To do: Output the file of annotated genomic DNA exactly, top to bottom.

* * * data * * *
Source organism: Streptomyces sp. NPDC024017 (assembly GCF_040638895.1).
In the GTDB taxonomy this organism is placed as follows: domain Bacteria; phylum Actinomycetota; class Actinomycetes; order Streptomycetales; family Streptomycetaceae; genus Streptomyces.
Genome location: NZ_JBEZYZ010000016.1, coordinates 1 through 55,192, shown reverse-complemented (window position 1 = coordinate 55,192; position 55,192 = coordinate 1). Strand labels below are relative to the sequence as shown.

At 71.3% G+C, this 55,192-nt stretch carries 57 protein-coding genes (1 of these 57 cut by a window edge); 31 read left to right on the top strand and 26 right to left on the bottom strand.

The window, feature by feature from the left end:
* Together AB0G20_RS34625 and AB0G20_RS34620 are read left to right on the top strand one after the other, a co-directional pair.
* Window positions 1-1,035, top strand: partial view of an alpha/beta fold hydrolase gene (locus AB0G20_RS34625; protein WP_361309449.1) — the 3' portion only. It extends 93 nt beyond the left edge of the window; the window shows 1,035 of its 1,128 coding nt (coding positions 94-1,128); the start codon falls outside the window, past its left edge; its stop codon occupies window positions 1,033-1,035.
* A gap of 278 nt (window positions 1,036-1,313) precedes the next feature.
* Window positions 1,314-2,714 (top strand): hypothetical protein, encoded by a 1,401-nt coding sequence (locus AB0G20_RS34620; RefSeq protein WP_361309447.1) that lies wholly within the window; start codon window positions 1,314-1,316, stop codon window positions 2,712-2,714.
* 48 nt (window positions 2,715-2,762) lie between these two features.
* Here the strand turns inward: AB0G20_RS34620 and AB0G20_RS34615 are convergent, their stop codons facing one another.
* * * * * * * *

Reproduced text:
Source organism: Streptomyces sp. NPDC024017 (assembly GCF_040638895.1).
In the GTDB taxonomy this organism is placed as follows: domain Bacteria; phylum Actinomycetota; class Actinomycetes; order Streptomycetales; family Streptomycetaceae; genus Streptomyces.
Genome location: NZ_JBEZYZ010000016.1, coordinates 1 through 55,192, shown reverse-complemented (window position 1 = coordinate 55,192; position 55,192 = coordinate 1). Strand labels below are relative to the sequence as shown.

At 71.3% G+C, this 55,192-nt stretch carries 57 protein-coding genes (1 of these 57 cut by a window edge); 31 read left to right on the top strand and 26 right to left on the bottom strand.

The window, feature by feature from the left end:
* Together AB0G20_RS34625 and AB0G20_RS34620 are read left to right on the top strand one after the other, a co-directional pair.
* Window positions 1-1,035, top strand: partial view of an alpha/beta fold hydrolase gene (locus AB0G20_RS34625; protein WP_361309449.1) — the 3' portion only. It extends 93 nt beyond the left edge of the window; the window shows 1,035 of its 1,128 coding nt (coding positions 94-1,128); the start codon falls outside the window, past its left edge; its stop codon occupies window positions 1,033-1,035.
* A gap of 278 nt (window positions 1,036-1,313) precedes the next feature.
* Window positions 1,314-2,714 (top strand): hypothetical protein, encoded by a 1,401-nt coding sequence (locus AB0G20_RS34620; RefSeq protein WP_361309447.1) that lies wholly within the window; start codon window positions 1,314-1,316, stop codon window positions 2,712-2,714.
* 48 nt (window positions 2,715-2,762) lie between these two features.
* Here the strand turns inward: AB0G20_RS34620 and AB0G20_RS34615 are convergent, their stop codons facing one another.